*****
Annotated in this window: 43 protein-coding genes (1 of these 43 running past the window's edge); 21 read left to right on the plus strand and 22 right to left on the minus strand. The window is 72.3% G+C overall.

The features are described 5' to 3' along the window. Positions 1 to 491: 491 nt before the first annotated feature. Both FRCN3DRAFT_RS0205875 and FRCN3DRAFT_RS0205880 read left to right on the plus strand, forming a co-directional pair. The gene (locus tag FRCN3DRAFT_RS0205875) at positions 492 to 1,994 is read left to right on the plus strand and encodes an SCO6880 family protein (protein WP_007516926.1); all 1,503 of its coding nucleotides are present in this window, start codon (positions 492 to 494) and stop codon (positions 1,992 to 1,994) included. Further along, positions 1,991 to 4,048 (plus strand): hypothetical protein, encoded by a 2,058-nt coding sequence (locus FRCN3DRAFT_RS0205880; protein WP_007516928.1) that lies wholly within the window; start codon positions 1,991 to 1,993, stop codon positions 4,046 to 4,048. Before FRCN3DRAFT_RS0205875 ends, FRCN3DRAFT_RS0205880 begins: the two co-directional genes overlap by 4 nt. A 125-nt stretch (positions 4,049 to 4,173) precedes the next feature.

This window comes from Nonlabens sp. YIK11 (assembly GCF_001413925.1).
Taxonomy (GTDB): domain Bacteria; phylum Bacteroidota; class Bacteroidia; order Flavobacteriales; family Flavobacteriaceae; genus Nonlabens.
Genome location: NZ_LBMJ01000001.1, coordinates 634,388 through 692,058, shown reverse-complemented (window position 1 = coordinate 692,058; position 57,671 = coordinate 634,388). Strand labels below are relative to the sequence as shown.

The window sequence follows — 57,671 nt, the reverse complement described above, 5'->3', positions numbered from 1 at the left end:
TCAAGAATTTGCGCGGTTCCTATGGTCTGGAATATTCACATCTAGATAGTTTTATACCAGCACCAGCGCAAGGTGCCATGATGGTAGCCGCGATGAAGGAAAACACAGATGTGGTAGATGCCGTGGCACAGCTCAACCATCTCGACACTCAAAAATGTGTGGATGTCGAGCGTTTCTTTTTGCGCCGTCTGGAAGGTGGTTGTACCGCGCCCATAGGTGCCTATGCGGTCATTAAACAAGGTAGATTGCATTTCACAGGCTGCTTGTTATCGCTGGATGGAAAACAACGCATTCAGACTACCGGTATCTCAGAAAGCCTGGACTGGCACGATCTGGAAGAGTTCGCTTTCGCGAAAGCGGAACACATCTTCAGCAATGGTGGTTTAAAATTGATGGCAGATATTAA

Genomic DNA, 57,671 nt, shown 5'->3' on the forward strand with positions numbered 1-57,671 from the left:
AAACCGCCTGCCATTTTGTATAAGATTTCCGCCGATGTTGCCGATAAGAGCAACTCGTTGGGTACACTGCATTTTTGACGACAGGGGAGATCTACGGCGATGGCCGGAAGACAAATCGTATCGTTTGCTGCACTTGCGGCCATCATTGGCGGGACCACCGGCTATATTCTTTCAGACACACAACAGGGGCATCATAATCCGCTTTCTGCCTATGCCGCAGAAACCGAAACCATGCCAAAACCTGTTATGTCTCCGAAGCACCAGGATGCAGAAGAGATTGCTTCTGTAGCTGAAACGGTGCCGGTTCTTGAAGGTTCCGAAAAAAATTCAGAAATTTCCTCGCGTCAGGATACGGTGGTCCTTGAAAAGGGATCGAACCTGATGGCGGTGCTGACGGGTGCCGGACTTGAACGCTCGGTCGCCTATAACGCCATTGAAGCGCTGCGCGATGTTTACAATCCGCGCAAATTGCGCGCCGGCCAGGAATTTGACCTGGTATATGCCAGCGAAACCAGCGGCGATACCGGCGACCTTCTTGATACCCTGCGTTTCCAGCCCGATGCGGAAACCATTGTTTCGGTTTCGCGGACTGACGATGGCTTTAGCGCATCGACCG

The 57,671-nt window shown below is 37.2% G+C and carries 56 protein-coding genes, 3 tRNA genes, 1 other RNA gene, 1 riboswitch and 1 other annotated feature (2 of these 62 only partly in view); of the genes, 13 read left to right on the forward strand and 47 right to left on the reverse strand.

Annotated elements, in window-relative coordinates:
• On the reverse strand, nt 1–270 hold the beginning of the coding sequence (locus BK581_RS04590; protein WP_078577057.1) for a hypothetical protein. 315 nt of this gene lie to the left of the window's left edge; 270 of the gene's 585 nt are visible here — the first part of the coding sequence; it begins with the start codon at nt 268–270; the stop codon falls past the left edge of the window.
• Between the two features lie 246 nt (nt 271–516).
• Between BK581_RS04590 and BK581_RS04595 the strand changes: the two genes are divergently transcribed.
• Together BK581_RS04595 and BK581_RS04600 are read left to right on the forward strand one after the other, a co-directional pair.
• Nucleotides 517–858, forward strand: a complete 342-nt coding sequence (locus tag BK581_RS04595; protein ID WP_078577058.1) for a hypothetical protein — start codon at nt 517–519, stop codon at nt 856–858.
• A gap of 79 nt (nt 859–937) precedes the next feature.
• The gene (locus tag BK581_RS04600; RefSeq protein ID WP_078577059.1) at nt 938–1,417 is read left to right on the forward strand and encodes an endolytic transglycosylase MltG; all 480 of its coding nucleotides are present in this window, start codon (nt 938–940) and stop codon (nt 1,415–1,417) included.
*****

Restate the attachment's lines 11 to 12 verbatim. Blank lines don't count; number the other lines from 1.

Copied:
Annotated elements, in window-relative coordinates:
• On the reverse strand, nt 1–270 hold the beginning of the coding sequence (locus BK581_RS04590; protein WP_078577057.1) for a hypothetical protein. 315 nt of this gene lie to the left of the window's left edge; 270 of the gene's 585 nt are visible here — the first part of the coding sequence; it begins with the start codon at nt 268–270; the stop codon falls past the left edge of the window.